The Prison Service said that Group 4, which already runs one jail, had beaten off competition from four other bidders to run Buckley Hall, in Rochdale, Greater Manchester, for five years.
The prison, the fourth in Britain to be handed over to private management, will house 350 low- risk convicted prisoners. The first batch will arrive in December.
Derek Lewis, director-general of the Prison Service, said yesterday that although the Group 4 bid had not been the lowest, it showed 'a very much higher level of confidence in delivery than the lower bid'. He added: 'This bid combines a very active and purposeful regime for prisoners coupled with imaginative new plans for dealing with bullying, intimidation and drugs. It offers the best overall value for money.'
The selection of Group 4 is controversial. The company suffered a series of highly publicised escapes when it took over the prison escort service in Humberside and the East Midlands last year. Its running of the Wolds remand prison on Humberside has also been criticised.
Judge Stephen Tumim, the Chief Inspector of Prisons, criticised the 'lethargy and inertia' of inmates while Sir John Bourn, the Comptroller and Auditor General, warned of significant drug abuse.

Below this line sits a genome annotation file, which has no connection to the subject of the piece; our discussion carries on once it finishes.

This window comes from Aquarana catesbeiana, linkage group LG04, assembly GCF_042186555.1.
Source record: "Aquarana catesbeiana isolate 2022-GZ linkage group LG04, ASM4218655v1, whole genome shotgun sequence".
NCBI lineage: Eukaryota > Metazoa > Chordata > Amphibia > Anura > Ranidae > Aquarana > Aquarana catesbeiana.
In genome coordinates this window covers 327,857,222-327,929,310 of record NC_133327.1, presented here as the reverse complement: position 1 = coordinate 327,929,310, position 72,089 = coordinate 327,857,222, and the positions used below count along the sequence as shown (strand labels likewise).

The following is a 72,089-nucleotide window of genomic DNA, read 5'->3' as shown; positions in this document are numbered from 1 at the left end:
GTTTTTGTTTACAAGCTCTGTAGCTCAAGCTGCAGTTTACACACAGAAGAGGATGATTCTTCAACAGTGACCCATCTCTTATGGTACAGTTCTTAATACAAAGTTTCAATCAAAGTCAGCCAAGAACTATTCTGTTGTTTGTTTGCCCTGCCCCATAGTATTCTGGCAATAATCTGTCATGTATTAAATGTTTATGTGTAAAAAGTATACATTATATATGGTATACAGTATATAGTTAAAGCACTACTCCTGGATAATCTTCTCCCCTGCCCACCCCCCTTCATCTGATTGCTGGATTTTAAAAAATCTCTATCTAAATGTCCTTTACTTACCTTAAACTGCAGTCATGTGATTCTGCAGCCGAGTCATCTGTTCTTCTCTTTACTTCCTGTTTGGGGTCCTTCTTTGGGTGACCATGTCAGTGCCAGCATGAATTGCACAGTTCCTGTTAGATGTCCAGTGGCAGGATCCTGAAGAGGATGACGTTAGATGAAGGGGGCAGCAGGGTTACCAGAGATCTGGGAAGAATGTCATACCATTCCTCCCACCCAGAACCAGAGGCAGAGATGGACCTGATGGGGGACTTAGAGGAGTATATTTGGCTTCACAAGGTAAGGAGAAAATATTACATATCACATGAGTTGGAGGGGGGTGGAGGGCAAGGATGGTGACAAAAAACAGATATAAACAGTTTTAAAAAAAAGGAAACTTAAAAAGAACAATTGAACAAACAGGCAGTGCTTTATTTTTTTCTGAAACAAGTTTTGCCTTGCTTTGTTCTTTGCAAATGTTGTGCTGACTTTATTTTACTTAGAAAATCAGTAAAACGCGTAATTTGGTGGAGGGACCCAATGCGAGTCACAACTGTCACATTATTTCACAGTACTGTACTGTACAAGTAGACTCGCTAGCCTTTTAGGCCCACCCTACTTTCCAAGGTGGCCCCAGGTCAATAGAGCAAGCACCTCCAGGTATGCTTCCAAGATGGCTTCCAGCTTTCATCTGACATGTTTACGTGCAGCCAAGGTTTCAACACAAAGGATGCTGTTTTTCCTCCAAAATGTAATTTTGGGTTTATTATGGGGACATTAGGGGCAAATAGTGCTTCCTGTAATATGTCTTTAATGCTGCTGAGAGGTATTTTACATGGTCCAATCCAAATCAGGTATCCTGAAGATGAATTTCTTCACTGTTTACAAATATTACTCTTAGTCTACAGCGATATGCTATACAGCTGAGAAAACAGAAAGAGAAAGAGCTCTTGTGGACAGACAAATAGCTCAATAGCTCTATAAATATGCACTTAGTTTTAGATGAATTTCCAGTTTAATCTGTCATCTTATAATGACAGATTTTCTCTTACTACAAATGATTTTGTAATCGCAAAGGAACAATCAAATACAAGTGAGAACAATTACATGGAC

Last month, the House of Commons Public Accounts Committee was told that omissions, underestimates and mistakes meant that the Wolds was costing taxpayers pounds 1m a year more to run than the original tender from Group 4. However, Sir John Bourn did praise the facilities at the Wolds, and Judge Tumim complimented the management on staff-prisoner relationships, the time prisoners spent out of cells and visiting opportunities.
Yesterday, Jim Harrower, chief executive of Group 4, said: 'There are many mistakes we have corrected and we have changed procedures to make things better. Our experience of running the Wolds remand prison has been invaluable in developing our ideas for Buckley Hall and we look forward to implementing what will be a pioneering and positive regime.'
David Evans, general secretary of the Prison Officers' Association, said: 'This is a triumph for ideology over common sense. The decision has been taken despite evidence that privatisation is failing.'Reuse content